So you’ve survived the house hunting process, having traipsed through dozens and dozens of properties for months until you’ve finally found the one you can’t live without.

Congratulations! Here’s when the tough work begins.

Now you’ve got to engage with the seller in a chess match — making moves and counter moves over everything from the price, to the closing date to who would be responsible for replacing that aging heating system that might not make it to next winter — that will determine whether you gain or lose advantage in this high-stakes, high-stress transaction.

Clearly, as the reporting in our Navigating the Market series shows, sellers in many communities in the region have the upper hand.

What’s a buyer to do? Having a set of strategies helps.

When my wife and I bought our first home in Rhode Island, we were so eager that we relinquished our bargaining power to the sellers. Our friends told us about a for-sale-by-owner property next door to them. We were so blown away by the above-ground swimming pool, 1/4-acre lot, nearly-new 5-year-old house and the prospect of living next to our friends that we overlooked the flaws.

We sat at the owners’ kitchen table and signed the papers agreeing to their asking price, even though it was a few thousand dollars more than a similar house a few doors down. We reasoned that the sellers had invested so much money into the pool and other amenities. But we didn’t think about the thousands of dollars we’d have to pay to finish the basement and the second floor of the house.

A few years later when we bought our second house in suburban Chicago, we vowed not to repeat that mistake. By that time, we had a toddler and another one on the way. We fell in love with a raised ranch with a big backyard and swing set.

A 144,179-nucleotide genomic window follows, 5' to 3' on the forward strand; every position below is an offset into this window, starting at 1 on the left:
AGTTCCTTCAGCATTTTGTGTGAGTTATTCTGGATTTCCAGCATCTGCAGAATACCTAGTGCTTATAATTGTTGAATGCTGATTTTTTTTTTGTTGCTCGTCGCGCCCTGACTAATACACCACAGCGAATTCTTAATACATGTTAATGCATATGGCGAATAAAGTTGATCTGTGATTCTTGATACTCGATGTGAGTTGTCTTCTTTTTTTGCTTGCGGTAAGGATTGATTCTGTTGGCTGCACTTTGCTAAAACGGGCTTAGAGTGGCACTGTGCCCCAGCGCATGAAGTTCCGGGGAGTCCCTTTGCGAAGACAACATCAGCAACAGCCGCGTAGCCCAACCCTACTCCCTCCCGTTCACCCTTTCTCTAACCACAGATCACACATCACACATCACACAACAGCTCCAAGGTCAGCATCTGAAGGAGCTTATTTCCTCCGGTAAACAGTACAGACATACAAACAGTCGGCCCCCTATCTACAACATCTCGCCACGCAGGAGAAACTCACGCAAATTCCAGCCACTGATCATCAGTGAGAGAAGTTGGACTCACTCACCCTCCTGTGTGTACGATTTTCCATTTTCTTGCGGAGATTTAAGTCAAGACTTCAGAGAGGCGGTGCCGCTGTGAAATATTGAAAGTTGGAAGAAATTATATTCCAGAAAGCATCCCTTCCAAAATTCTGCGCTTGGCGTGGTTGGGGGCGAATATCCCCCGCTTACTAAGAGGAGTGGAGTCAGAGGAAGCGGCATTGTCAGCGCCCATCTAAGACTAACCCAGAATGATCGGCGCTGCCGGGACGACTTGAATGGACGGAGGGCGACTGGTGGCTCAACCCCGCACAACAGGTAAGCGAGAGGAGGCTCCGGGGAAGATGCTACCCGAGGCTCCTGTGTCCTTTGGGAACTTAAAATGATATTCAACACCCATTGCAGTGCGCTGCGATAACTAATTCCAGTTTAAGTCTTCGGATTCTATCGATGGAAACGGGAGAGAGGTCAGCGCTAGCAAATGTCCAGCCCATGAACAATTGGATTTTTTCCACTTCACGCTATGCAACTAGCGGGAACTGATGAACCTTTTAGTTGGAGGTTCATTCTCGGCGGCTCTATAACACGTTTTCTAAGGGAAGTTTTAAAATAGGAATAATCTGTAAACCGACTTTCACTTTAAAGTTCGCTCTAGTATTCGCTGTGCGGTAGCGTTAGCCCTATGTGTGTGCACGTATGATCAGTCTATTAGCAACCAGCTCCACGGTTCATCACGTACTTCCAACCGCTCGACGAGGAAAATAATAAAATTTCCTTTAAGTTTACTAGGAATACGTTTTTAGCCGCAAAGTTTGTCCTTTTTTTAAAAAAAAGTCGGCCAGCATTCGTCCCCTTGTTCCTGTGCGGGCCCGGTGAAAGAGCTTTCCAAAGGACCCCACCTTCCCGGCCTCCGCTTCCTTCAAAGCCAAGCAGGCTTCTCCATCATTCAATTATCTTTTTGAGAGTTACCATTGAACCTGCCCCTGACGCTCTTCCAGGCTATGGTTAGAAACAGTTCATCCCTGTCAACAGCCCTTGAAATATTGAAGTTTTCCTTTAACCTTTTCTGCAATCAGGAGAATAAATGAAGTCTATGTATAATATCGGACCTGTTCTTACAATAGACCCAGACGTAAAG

The house had been marketed “as-is” and was reasonably priced. We knew, though, that the sellers had already bought another house, were struggling to pay two mortgages and were desperate to unload that property, which had been on the market for a while. They didn’t want us to get away.

So when an inspector’s report revealed some problems, we demanded that the sellers pay us to replace the roof, gutters and other issues.

They balked, but ultimately gave in.

Buying a home is obviously tougher in a sellers market, especially when demand is high. But it’s not impossible.

Check out the strategies for buyers in our cover story Saturday. We hope the tips will help put you at a better competitive advantage with all those other buyers out there and put you on more equal footing with sellers.

If you have questions, feel free to participate in our online chat on Wednesday at noon.

In the meantime, please share your house hunting and buying adventures with us and let us know what you think of our stories.

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